We need look no further than today’s headlines to observe this hatred. Sanctions and indictment of the Jew, holding him to a higher standard, is as common and misplaced as ever. The world is awash with the blood and suffering of so many people, yet Israel and the Jew are singled out for boycott, divestment and sanction. More and more we see cracks in the charade that there is a distinction between anti-Israel and anti-Jew. The Jew irritates them by his adherence to morality that they cannot accept. This is reminiscent to the destruction of the Temple, when the nations of the world descended on Jerusalem to plunder her. Ammon and Moab removed the Cherubim from the Holy of Holies, and libelously mocked the Jews as hypocrites for admonishing others against idolatry while practicing it themselves.

There are nations that exemplify generosity of spirit as a community and as individuals. The United States exemplified such generosity in its treatment of its own citizens, as well as others who sought refuge here. This generosity extended to its entering wars on behalf of distant allies and risking the lives of its citizens. The majority of American soldiers are benevolent by nature. However, there are occasions when they cross a line and act improperly. The Jew has always exemplified sterling character. We established aid societies, guest services wherever we found ourselves, despite a myriad of hardships. We must preserve that character in the diaspora, but especially in Eretz Yisrael. Our challenge, with the inception of the State of Israel, is to remain a moral people, individually and collectively, as we represent an ideal that the world rejects but must ultimately acquiesce to.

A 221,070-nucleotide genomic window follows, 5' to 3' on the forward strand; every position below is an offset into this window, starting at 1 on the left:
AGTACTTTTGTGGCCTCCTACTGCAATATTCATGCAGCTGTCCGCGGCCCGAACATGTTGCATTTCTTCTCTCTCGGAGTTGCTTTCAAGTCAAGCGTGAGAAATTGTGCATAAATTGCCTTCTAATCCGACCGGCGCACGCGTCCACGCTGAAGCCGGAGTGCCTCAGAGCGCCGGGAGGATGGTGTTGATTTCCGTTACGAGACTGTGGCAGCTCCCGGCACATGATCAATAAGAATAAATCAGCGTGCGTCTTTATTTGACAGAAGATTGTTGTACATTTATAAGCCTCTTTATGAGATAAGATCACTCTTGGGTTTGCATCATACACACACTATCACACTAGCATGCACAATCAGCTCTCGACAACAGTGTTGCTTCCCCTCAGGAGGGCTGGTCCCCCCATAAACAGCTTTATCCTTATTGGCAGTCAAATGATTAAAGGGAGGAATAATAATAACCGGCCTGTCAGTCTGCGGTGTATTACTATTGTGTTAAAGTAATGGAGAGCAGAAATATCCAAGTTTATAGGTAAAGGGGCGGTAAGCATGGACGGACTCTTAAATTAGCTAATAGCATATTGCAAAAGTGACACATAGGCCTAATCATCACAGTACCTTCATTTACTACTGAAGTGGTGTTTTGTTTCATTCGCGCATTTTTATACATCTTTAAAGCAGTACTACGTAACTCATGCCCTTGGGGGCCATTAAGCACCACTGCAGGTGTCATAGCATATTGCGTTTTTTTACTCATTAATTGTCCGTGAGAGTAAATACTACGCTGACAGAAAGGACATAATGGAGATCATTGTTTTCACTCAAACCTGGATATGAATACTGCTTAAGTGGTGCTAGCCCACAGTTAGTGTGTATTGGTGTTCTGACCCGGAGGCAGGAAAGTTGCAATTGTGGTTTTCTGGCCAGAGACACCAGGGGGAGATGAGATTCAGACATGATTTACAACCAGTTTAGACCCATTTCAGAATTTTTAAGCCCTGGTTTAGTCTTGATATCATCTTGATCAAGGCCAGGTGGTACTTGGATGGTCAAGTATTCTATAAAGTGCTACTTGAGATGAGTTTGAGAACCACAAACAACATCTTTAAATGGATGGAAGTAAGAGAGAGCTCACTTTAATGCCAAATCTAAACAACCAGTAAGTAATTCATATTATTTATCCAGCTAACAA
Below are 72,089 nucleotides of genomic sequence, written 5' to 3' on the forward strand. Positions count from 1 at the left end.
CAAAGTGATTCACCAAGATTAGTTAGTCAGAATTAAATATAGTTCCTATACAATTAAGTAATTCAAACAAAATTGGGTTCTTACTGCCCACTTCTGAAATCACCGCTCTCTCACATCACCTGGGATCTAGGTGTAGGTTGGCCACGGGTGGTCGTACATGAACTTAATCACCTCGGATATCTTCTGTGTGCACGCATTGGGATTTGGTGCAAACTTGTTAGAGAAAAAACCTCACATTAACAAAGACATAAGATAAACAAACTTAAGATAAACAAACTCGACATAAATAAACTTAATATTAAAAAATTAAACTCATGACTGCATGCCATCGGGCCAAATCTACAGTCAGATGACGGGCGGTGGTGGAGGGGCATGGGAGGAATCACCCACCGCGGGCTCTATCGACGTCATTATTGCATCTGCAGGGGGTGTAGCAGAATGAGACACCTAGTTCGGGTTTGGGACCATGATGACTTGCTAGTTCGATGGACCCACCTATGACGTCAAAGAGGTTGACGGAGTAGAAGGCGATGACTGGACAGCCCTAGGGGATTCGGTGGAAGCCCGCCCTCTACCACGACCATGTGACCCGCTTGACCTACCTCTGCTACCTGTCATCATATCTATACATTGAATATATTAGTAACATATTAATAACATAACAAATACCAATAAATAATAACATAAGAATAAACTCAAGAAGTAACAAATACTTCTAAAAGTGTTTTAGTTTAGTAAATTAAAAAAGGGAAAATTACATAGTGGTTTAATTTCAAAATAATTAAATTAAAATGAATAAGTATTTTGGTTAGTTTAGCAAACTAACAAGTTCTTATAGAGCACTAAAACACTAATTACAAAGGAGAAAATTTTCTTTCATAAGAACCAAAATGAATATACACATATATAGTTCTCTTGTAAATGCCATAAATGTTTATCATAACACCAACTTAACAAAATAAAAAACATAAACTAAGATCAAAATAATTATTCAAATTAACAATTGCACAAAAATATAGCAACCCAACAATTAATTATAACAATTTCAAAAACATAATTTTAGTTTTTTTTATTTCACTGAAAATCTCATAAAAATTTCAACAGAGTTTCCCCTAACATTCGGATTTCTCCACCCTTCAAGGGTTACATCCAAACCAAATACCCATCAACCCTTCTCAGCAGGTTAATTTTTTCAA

The chapter of Lama Ragshu Goyim describes the nations of the world who reject the moral law. The battle of Gog U’Magog will be waged over Jerusalem. The underlying catalyst for this war will be their rejection of the moral law. The events of the last half century appear to point us in the direction of this impending event. The significance of it occurring in Eretz Yisrael should not be misconstrued. Not only our land is to be fought over, but our core beliefs and existence as Jews will be at the center of this conflict. It will be waged at the individual and community level. For ultimately, rejection of Hashem is ipso facto rejection of the Jew, the Jewish community, and Mashiach.